A: No; the Catholic Church may be persecuted, but she can never be destroyed or perish. She will last till the end of the world, because Jesus Christ, as He promised, will be with her till the end of time.
A: The Catholic Church is so persecuted because even her Divine Founder, Jesus Christ, was thus persecuted, and because she reproves vice, combats the passions, and condemns all acts of injustice and all error.
A: Every Catholic ought to have a boundless love for the Church, ought to consider himself infinitely honored and happy in belonging to her, and ought to labor for her glory and advancement by every means in his power.
A: There is a very notable distinction between the members of the Church; for there are some who rule and some who obey; some who teach and some who are taught.
A: That part of the Church which teaches is called the Teaching Church.
A: That part of the Church which is taught is called the Learning Church, or the Church Taught.
A: Jesus Christ Himself has established this distinction in the Church.
A: The Church Teaching and the Church Taught are two distinct parts of one and the same Church, just as in the human body the head is distinct from the other members, and yet forms but one body with them.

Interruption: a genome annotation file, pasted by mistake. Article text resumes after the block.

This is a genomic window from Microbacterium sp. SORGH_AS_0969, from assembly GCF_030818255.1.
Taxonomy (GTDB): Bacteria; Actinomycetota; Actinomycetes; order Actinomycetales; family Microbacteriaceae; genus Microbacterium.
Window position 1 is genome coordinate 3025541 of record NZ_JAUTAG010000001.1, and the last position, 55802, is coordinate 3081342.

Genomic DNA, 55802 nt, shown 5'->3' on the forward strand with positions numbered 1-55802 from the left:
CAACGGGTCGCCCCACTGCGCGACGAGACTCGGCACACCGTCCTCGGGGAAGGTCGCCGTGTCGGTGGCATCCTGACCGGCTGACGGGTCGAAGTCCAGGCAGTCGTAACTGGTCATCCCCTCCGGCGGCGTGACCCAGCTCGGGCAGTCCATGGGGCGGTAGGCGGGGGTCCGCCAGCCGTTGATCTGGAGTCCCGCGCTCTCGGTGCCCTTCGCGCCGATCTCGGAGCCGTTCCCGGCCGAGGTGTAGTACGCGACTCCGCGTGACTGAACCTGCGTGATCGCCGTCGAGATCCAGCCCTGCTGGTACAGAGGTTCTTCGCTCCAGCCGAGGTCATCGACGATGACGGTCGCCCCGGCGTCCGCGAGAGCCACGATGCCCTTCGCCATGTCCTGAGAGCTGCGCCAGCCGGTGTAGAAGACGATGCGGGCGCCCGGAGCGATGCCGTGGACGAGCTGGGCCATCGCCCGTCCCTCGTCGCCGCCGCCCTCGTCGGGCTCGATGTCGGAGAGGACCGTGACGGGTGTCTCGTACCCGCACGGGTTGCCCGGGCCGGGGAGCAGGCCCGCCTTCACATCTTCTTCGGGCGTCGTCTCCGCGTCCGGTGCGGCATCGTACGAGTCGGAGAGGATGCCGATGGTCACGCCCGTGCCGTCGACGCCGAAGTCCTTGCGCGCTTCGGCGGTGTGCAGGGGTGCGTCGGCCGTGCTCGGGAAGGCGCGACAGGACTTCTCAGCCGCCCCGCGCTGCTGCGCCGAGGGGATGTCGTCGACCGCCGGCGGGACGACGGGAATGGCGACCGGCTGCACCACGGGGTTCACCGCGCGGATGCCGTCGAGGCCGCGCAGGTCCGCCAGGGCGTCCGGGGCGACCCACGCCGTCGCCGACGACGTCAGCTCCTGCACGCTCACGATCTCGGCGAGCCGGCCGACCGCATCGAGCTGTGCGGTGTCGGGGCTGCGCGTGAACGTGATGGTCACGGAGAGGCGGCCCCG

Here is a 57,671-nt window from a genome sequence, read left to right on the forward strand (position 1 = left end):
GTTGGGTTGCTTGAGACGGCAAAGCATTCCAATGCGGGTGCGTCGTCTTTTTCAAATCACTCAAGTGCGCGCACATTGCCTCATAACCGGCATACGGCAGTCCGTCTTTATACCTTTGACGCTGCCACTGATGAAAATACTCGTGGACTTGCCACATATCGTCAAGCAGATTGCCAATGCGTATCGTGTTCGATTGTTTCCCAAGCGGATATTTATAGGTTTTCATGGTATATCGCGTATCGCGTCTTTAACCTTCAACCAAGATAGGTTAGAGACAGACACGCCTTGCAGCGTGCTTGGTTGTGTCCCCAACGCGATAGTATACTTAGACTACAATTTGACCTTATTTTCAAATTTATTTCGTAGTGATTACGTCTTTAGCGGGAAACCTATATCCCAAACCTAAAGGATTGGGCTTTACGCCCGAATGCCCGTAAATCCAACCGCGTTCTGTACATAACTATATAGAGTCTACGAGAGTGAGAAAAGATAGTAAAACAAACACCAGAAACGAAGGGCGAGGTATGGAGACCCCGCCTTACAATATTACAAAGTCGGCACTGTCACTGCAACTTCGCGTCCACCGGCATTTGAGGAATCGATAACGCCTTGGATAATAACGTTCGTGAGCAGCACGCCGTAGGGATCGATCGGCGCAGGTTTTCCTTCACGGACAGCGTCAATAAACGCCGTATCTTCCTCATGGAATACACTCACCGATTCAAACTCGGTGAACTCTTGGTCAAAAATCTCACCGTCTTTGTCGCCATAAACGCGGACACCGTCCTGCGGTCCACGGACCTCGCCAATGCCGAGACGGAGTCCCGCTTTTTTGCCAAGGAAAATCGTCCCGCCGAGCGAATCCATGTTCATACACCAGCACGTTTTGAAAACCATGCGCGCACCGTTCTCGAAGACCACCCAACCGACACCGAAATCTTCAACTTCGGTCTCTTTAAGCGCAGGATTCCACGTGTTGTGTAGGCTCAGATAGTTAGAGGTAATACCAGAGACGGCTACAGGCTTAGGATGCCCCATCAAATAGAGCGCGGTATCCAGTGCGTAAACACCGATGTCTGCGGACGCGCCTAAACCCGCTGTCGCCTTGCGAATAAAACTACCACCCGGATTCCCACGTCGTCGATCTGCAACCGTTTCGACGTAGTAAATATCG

A: The Teaching Church is composed of all the Bishops, with the Roman Pontiff at their head, be they dispersed throughout the world or assembled together in Council.
A: The Church Taught is composed of all the faithful.
A: The teaching power in the Church is possessed by the Pope and the Bishops, and, dependent on them, by the other sacred ministers.
A: Yes, without doubt we are obliged under pain of eternal damnation to hear the Teaching Church; for Jesus Christ has said to the Pastors of His Church, in the persons of the Apostles: "He who hears you, hears Me, and he who despises you, despises Me."
A: Yes, besides her teaching power the Church has in particular the power of administering sacred things, of making laws and of exacting the observance of them.
A: The power possessed by the Hierarchy does not come from the people, and it would be heresy to say it did: it comes solely from God.